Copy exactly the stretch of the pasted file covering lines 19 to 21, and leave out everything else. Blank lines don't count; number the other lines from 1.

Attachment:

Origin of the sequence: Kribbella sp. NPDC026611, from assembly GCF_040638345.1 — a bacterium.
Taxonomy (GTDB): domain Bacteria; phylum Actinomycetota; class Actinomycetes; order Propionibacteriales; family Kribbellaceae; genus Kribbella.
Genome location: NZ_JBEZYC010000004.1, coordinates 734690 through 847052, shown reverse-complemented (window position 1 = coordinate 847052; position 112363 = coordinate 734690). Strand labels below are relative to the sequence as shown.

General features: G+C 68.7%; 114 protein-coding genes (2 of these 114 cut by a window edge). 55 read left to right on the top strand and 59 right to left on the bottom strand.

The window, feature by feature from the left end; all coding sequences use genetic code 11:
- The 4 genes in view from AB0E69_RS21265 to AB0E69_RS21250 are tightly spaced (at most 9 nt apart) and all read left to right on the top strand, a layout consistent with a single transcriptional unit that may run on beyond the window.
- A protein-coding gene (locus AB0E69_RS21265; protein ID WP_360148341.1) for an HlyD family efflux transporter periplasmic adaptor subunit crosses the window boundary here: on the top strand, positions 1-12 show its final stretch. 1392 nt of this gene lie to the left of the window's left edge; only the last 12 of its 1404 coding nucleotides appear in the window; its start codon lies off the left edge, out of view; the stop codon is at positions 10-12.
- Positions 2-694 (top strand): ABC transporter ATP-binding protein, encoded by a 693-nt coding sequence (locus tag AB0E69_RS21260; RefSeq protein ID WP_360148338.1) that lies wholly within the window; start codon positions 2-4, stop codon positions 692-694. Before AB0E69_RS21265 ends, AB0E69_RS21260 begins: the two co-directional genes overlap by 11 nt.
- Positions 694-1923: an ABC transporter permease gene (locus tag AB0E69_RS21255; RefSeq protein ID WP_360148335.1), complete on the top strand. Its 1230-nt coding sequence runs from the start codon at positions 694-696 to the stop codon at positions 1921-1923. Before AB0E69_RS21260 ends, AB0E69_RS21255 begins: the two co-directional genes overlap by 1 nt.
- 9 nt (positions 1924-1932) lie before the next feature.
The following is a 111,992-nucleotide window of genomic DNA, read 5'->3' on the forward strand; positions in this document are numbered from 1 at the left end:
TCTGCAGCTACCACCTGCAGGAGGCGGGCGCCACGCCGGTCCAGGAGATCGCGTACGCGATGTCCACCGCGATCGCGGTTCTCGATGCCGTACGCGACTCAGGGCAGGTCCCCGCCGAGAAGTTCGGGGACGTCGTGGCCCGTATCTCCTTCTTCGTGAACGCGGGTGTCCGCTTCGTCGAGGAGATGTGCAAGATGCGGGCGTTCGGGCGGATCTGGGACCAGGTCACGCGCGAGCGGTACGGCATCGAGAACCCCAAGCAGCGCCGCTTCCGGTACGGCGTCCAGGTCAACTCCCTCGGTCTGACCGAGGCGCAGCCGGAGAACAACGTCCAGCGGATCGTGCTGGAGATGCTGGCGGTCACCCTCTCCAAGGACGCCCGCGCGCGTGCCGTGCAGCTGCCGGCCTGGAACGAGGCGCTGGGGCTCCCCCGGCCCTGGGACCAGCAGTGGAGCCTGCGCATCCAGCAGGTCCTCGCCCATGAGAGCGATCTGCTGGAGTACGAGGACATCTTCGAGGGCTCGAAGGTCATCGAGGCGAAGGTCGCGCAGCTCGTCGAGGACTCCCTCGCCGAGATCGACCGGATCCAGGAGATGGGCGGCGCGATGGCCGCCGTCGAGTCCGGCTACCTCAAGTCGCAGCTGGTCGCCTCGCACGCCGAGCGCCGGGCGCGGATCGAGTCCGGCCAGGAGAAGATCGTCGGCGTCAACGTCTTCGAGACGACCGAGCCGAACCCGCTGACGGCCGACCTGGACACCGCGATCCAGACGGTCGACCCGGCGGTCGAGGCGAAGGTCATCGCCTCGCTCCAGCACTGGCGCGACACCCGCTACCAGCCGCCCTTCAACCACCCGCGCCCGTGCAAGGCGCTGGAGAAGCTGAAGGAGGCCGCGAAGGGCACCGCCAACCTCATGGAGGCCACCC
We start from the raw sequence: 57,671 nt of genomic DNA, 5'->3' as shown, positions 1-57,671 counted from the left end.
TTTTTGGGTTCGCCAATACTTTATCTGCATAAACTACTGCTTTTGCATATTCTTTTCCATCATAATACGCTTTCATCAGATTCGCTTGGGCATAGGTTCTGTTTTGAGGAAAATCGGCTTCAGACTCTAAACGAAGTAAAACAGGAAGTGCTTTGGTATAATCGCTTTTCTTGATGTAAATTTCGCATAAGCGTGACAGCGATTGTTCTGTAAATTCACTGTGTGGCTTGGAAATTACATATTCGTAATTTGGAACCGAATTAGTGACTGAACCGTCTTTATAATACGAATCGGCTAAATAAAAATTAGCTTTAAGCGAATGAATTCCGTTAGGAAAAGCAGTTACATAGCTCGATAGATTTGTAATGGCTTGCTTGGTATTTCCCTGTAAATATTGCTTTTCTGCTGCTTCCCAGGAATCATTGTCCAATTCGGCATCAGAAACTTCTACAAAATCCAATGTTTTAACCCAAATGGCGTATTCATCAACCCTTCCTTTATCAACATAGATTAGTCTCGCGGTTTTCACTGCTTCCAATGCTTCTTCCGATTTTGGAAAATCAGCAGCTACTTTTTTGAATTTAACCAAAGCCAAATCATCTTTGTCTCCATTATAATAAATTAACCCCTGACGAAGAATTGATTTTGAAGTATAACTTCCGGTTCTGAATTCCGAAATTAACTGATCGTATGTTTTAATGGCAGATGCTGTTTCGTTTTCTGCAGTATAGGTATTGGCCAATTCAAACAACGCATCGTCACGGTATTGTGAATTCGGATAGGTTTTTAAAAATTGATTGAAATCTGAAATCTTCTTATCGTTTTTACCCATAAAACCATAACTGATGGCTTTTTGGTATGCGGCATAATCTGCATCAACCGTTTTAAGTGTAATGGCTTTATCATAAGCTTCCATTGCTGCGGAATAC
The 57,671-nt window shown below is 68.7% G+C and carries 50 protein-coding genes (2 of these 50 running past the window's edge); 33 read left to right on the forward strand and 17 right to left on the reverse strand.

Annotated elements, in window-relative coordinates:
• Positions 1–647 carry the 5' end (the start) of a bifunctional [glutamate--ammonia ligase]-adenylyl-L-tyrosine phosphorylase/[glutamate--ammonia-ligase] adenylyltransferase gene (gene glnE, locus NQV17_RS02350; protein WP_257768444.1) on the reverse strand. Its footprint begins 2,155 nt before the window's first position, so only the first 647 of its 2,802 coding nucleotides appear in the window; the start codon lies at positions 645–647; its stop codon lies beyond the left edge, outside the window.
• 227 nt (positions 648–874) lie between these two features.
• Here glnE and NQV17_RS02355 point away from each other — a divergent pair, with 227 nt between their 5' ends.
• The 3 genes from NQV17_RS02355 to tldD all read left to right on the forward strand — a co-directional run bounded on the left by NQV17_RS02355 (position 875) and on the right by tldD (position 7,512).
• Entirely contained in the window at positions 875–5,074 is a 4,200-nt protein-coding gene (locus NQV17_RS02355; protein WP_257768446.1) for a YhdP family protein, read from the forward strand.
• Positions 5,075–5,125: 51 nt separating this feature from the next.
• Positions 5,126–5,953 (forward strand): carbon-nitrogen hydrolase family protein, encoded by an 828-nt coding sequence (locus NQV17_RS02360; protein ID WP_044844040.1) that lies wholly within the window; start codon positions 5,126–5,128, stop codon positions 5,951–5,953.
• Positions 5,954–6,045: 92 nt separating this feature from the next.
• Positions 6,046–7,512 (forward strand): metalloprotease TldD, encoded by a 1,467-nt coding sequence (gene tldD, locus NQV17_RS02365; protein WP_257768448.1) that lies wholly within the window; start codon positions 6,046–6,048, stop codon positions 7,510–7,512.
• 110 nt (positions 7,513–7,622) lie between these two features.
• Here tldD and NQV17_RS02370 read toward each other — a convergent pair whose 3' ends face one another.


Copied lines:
• Here glnE and NQV17_RS02355 point away from each other — a divergent pair, with 227 nt between their 5' ends.
• The 3 genes from NQV17_RS02355 to tldD all read left to right on the forward strand — a co-directional run bounded on the left by NQV17_RS02355 (position 875) and on the right by tldD (position 7,512).
• Entirely contained in the window at positions 875–5,074 is a 4,200-nt protein-coding gene (locus NQV17_RS02355; protein WP_257768446.1) for a YhdP family protein, read from the forward strand.